The three resources that I found most enlightening from the Food Matters page were “The Whiskey Boom’s Dirty Little Secret”, “Healthy Eating Index”, and “The Snackification of Everything”. From the first article, something new to me is that most whiskey companies do not make what they bottle. If the label says “bottled by [name of company]” or “produced by [name of company]” then the company put the whiskey in the bottle after the whiskey was produced elsewhere. Most likely, the whiskey was “actually made at a massive plant in southern Indiana, where each barrel holds about 63 gallons of aging bourbon,” (Reid, 2014). New information that I learned from the second article is that not all people have access to the same foods. For instance, a person living in Nebraska may not have as much access to fresh fish or sushi as a person living in Seattle. This is mainly due to socioeconomic factors and living location. In order to apply this to real life, the National Collaborative on Childhood Obesity Research (NCCOR) came up with a scoring system called “The Healthy Eating Index” to rank foods and meals. Something new I learned from the third article listed above is the newfound prevalence of snacking. The article says that “only 10% of Americans snacked three or more times a day in the late 1970’s, the figure had risen to 56% in 2010” (Akst, 2014). As I am currently in several Nutrition classes, I am very aware of the poor eating habits of Americans, however, I was not aware that many of these habits can be linked to snacking. This article goes on to say that snacking perhaps became so popular because the public likes the idea of a noncommittal relationship with food the way that they like the idea of a noncommittal relationship in other aspects of life.

None of this information is particularly concerning health wise other than the information on snacking. Mostly, these articles were very informative and made me feel as though I could make better decisions in the future. I would gladly tell me friends not to buy the more expensive whiskey and bourbon as it is basically the same as the cheaper stuff, and perhaps I would enjoy a debate over the idea of snacking and its relation to my generations favoritism of brevity over longevity. However, as I have just turned 20, I do not see myself having kids for a while, once I do I am sure I will find the Healthy Eating Index helpful. The one policy decision impacting people’s choices and health outcomes is the Healthy Eating Index. I am interested in Nutrition, and the fact that there is a way to measure the nutritional value of the foods that kids are ingesting is very important especially with the number of obese children on the rise. If people were less informed than me about these topics, they may be surprised. Some of my friends who enjoy expensive whiskey and bourbon may feel cheated as they have been paying more for the same quality of their favorite alcohol. Those with kids, especially overweight kids, may feel the need to research more on the Healthy Eating Index to best help their child. And those who are prone to snacking or to replacing meals with snack food may be interested in the snacking culture and may enjoy reading how it applies to American culture now.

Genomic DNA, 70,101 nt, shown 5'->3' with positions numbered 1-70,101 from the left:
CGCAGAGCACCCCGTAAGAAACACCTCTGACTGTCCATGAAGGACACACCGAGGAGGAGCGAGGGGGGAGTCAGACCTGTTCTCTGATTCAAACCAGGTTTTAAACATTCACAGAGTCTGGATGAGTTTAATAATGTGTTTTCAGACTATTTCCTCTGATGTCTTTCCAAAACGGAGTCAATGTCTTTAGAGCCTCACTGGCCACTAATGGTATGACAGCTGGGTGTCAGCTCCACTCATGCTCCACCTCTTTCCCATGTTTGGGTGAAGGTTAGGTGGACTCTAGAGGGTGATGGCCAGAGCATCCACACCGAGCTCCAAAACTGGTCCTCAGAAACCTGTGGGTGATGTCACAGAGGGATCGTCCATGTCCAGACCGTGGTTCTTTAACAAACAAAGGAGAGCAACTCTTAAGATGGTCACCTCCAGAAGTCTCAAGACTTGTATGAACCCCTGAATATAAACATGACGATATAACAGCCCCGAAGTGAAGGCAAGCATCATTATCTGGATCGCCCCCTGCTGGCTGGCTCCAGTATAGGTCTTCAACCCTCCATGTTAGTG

Akst, D. (2014, December 19). The Snackification of Everything. Retrieved November 07, 2017, from http://www.latimes.com/opinion/op-ed/la-oe-akst-snacks-20141221-story.html

NCCOR. (n.d.). Retrieved November 07, 2017, from http://www.nccor.org/projects/hei/